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I've got some command which output looks like that:

some_command Current view: username_token1_token2_token3_4_token4_2

How could I parse the "token3_4_token4_2" part out of the string?

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What do you mean with "parse out of the string"? Do you want to remove the token3_4_token4_2 part or do you want to extract it? –  speakr Jan 14 '13 at 7:21

4 Answers 4

up vote 1 down vote accepted

Here it is in Perl:

perl -ne '$_ =~ s/([a-zA-Z0-9]+_){3}//; print $_;'

For example:

% echo "username_token1_token2_token3_4_token4_2" | perl -ne '$_ =~ s/([a-zA-Z0-9]+_){3}//; print $_;'
token3_4_token4_2

Works as follows:

Initially the string "username_token1_token2_token3_4_token4_2" is put into the $_ variable.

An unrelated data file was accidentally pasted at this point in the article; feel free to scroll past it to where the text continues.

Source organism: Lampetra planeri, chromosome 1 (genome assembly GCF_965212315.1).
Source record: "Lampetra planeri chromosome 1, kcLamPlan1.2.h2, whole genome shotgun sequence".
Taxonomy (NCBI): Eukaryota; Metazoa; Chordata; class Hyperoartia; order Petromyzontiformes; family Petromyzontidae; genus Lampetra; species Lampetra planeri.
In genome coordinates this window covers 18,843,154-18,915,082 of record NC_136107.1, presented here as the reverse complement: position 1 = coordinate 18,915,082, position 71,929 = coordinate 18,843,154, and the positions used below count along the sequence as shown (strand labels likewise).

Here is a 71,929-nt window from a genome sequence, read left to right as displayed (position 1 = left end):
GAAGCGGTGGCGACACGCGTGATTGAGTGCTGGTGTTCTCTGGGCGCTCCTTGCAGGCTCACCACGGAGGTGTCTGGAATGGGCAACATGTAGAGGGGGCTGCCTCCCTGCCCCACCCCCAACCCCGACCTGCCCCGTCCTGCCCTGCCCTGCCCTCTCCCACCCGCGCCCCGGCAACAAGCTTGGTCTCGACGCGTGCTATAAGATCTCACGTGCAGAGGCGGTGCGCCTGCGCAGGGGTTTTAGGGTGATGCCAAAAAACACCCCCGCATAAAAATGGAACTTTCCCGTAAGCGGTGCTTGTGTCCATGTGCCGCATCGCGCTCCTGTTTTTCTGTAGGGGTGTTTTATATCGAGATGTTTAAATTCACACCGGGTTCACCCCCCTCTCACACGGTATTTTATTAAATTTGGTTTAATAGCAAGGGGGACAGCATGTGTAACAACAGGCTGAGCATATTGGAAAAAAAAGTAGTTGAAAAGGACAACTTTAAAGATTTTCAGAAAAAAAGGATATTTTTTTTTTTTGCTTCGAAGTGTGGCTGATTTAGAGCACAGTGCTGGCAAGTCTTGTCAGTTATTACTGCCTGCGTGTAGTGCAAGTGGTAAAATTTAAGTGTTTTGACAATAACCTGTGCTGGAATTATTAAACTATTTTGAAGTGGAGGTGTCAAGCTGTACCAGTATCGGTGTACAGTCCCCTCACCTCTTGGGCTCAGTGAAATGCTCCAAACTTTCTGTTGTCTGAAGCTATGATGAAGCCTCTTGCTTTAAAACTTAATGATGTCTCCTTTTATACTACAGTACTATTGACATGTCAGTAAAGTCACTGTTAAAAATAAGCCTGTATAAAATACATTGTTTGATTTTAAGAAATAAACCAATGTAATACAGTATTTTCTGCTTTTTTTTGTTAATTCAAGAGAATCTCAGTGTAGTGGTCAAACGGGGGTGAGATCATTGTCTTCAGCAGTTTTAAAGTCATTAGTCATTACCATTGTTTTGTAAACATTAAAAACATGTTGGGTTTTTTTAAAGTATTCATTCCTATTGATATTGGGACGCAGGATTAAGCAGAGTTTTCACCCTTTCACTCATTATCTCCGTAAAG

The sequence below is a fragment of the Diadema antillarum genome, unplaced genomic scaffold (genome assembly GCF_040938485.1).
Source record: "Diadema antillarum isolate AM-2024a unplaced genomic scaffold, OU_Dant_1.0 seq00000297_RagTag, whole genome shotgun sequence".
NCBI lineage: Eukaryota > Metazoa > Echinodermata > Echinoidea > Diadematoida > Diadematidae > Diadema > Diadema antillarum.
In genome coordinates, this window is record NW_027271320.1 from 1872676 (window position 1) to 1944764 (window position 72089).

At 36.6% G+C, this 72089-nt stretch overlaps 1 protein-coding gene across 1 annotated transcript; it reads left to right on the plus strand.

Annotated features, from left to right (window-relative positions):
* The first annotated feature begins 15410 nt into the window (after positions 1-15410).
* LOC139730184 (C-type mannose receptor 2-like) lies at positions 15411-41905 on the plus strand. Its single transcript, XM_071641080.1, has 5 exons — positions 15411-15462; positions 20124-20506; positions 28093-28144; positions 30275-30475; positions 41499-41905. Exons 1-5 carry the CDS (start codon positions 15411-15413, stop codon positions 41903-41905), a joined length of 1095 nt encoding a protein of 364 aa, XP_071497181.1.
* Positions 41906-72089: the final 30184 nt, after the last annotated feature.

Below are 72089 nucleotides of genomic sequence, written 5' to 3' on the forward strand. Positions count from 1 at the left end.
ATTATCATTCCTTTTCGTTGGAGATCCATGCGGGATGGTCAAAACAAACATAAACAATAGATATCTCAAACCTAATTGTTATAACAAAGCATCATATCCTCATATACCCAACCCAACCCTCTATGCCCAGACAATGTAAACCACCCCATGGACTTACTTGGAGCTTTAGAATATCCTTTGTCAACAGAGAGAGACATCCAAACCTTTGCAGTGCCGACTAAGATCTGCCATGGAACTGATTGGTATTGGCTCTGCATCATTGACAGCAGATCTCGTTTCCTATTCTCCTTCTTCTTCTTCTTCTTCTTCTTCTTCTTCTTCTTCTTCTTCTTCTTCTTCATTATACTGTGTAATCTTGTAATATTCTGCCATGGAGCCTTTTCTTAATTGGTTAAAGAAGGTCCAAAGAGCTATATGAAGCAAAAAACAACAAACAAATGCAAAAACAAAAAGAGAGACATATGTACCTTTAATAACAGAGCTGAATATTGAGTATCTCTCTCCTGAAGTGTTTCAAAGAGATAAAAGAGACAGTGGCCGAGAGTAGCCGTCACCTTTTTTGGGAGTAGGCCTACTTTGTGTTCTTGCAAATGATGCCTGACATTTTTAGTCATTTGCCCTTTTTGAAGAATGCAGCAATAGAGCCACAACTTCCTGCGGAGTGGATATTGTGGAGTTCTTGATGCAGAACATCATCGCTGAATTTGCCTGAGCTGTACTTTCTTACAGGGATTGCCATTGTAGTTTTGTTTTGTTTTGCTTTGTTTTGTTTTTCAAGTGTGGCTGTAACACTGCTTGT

search and replace

s/....//

Matches a string_ (i.e. part of the .... above)

([a-zA-Z0-9]+_)

Matches 3 of them

{3}

replaces them with nothing (i.e. deletes)

//

print what's left of $_

print $_
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sed 's/^[^:]*:[^_]*_[^_]*_[^_]*_//'
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some solutions:

awk -F_ '{ print $5"_"$6"_"$7"_"$8 }'

.

awk '{ print gensub("^.*_([^_]+_[^_]+_[^_]+_[^_]+)$", "\\1", "g") }'

.

awk '{ if (match($0, "_([^_]+_[^_]+_[^_]+_[^_]+)$", a)) print a[1] }'
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Just using bash:

alias some_command='echo "some_command Current view: username_token1_token2_token3_4_token4_2"'

read a b c < <(some_command)
token=$(IFS=_; set -- $c; shift 3; echo "$*")
echo $token

prints

token3_4_token4_2

I used a process substitution to redirect the output of the command into the read statement. If I were to have used a pipe, then the read would have occurred in a subshell and the $c variable would not have existed in the parent shell.

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